Hey Compliance Warriors!
Montgomery County Maryland has joined the growing list of states and locals that have all but done away with the ‘severe and pervasive” standard for defining harassment. Read on…
Employers with employees in Montgomery County should be aware that illegal “harassment” is now defined more broadly than under Maryland state or federal law.
The expanded county law does the following:
- Specifically prohibits harassment on the basis of any protected characteristic (i.e. race, color, religious creed, ancestry, national origin, age, sex, marital status, sexual orientation, gender identity, family responsibilities, genetic status, or disability).
- Broadly defines “harassment” to include verbal, written or physical conduct, even if the conduct does not meet the “severe or pervasive” standard applicable under prior County (or State/Federal) law, as long as the conduct is:
- Based on a protected characteristic;
- One of the following applies: (1) Submission to the conduct is made a term or condition of employment, (2) Submission to or rejection of the conduct is the basis for employment decisions, or (3) the conduct unreasonably interferes with the individual’s work performance or creates a work environment that is perceived by the individual to be abusive or hostile; and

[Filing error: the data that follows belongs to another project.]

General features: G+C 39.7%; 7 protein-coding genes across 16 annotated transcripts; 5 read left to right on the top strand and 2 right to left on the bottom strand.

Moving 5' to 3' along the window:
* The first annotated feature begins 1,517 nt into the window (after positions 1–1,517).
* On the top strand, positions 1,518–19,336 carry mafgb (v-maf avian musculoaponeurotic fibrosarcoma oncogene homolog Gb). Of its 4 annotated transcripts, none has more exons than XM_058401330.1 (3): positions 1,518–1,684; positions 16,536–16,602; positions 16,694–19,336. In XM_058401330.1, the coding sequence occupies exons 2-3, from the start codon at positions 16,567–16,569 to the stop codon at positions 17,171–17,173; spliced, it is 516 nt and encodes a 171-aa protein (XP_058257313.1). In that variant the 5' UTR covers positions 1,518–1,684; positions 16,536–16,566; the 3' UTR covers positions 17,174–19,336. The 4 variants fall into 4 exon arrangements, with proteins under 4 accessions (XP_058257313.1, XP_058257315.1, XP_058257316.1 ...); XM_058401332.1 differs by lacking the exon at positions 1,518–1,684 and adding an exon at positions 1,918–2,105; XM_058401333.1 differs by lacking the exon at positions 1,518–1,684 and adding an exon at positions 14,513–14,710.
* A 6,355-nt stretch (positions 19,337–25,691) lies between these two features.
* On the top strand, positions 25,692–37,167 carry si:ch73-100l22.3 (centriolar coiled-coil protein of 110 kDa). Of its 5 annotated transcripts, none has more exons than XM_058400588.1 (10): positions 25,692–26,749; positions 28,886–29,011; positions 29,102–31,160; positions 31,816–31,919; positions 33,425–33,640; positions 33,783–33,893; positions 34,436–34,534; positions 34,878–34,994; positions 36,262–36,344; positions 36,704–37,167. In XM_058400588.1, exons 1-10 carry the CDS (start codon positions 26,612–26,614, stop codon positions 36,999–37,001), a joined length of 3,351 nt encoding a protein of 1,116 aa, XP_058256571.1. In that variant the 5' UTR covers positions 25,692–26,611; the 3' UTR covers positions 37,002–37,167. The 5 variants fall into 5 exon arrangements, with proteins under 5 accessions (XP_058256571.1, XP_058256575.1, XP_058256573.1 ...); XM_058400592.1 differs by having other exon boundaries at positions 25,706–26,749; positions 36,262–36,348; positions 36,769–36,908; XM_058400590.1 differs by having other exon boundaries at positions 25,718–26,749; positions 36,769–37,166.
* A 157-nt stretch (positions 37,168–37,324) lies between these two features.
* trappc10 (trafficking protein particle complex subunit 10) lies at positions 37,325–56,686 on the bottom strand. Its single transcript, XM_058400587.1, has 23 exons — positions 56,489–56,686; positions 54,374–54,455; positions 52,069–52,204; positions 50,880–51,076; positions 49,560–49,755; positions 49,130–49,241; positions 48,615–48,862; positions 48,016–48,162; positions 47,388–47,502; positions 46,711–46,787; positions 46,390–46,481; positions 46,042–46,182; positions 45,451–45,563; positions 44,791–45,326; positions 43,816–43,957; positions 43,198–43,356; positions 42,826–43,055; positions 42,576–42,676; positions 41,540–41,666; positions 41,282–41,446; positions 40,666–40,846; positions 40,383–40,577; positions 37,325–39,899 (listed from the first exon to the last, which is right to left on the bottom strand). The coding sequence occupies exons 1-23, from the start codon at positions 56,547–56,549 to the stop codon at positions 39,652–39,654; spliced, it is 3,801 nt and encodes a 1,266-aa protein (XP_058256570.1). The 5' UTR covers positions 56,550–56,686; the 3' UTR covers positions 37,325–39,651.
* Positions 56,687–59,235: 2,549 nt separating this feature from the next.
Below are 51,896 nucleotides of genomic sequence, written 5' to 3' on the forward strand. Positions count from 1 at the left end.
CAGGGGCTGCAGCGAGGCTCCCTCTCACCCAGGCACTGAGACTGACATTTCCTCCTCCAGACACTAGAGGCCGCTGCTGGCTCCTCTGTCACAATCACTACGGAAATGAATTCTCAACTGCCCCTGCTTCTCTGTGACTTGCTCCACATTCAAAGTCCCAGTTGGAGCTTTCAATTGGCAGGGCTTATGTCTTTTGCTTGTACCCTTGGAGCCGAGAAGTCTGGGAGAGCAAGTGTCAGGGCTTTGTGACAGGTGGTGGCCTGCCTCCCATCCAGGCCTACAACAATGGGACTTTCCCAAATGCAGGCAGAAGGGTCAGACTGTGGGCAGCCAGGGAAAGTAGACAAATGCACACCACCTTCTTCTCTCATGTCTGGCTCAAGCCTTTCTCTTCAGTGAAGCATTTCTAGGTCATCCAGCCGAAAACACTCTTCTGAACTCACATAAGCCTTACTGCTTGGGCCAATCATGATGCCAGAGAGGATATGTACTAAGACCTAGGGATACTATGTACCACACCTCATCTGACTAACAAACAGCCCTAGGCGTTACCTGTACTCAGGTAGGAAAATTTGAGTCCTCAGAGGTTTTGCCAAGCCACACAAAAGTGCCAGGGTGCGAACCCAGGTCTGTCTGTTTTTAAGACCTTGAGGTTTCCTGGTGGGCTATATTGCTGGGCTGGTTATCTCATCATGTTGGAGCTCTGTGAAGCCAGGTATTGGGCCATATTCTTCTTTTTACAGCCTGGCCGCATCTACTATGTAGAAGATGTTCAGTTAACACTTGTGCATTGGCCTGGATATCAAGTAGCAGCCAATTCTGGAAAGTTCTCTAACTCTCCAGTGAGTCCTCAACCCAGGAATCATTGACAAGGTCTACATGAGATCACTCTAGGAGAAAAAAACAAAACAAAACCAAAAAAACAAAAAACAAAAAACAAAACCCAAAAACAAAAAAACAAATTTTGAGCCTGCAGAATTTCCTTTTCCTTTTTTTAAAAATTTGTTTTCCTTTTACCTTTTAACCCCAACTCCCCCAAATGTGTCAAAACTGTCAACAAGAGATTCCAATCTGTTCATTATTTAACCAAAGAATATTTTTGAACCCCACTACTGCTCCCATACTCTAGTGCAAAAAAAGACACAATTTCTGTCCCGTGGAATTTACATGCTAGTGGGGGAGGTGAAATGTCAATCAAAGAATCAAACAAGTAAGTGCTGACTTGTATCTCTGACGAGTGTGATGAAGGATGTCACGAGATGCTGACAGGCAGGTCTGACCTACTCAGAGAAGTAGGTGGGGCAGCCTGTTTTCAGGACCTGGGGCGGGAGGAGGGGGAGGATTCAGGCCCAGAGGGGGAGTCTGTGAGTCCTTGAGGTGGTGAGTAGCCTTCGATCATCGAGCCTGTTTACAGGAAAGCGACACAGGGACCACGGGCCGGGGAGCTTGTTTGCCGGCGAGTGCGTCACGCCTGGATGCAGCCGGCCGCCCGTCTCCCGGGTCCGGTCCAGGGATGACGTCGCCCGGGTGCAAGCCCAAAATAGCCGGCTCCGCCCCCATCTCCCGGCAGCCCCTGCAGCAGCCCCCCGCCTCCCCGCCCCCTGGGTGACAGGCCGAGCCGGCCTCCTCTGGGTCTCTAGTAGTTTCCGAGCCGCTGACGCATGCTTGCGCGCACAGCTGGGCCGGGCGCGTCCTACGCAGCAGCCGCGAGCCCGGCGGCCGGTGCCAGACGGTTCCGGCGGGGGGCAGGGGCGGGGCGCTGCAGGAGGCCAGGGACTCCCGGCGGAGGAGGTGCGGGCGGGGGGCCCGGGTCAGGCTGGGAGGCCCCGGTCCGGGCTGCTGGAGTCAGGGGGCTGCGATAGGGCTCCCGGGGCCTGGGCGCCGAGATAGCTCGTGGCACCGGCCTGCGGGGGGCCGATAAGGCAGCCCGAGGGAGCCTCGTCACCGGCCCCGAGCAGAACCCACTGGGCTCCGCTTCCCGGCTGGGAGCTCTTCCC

- A reasonable victim of discrimination would consider the conduct to be more than a petty slight, trivial inconvenience, or minor annoyance.
- Also broadly defines “sexual harassment” to include unwelcome sexual advances, requests for sexual favors, or other verbal, written, or physical conduct of a sexual nature. Similarly, this conduct does not need to meet the “severe or pervasive” standard, as long as it meets (2) and (3) above.
The expansion of the law means that employees in Montgomery County will be able to establish a harassment claim more easily than before, even for conduct that does not meet Federal or State standards for such claims. (Interestingly, New York State recently adopted this same standard, and we expect to see similar legislation popping up in other states). Employers covered by Montgomery County’s law should review their harassment policies and procedures to ensure compliance with the new standard.
Until Next Time,
Lisa Smith, SPHR